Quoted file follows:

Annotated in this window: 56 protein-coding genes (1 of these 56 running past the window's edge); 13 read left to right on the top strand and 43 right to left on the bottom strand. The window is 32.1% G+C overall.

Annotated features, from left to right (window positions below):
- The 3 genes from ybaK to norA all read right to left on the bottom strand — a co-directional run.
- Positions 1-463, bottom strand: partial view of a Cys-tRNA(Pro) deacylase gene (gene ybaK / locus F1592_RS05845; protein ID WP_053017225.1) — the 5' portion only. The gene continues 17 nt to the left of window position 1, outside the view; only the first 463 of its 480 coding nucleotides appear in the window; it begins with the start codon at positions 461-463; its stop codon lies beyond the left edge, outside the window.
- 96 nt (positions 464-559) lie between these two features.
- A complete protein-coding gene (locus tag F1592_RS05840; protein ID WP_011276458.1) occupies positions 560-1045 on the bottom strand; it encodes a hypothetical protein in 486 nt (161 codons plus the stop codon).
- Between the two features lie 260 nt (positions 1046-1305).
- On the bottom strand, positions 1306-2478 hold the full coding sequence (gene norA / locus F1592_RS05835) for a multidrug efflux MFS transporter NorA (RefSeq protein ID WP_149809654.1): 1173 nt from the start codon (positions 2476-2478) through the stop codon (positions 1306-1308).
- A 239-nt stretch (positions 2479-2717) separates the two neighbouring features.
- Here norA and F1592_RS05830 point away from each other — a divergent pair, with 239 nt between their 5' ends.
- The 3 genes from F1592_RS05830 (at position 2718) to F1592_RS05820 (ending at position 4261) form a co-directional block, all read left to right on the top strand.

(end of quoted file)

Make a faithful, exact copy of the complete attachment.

Annotated in this window: 56 protein-coding genes (1 of these 56 running past the window's edge); 13 read left to right on the top strand and 43 right to left on the bottom strand. The window is 32.1% G+C overall.

Annotated features, from left to right (window positions below):
- The 3 genes from ybaK to norA all read right to left on the bottom strand — a co-directional run.
- Positions 1-463, bottom strand: partial view of a Cys-tRNA(Pro) deacylase gene (gene ybaK / locus F1592_RS05845; protein ID WP_053017225.1) — the 5' portion only. The gene continues 17 nt to the left of window position 1, outside the view; only the first 463 of its 480 coding nucleotides appear in the window; it begins with the start codon at positions 461-463; its stop codon lies beyond the left edge, outside the window.
- 96 nt (positions 464-559) lie between these two features.
- A complete protein-coding gene (locus tag F1592_RS05840; protein ID WP_011276458.1) occupies positions 560-1045 on the bottom strand; it encodes a hypothetical protein in 486 nt (161 codons plus the stop codon).
- Between the two features lie 260 nt (positions 1046-1305).
- On the bottom strand, positions 1306-2478 hold the full coding sequence (gene norA / locus F1592_RS05835) for a multidrug efflux MFS transporter NorA (RefSeq protein ID WP_149809654.1): 1173 nt from the start codon (positions 2476-2478) through the stop codon (positions 1306-1308).
- A 239-nt stretch (positions 2479-2717) separates the two neighbouring features.
- Here norA and F1592_RS05830 point away from each other — a divergent pair, with 239 nt between their 5' ends.
- The 3 genes from F1592_RS05830 (at position 2718) to F1592_RS05820 (ending at position 4261) form a co-directional block, all read left to right on the top strand.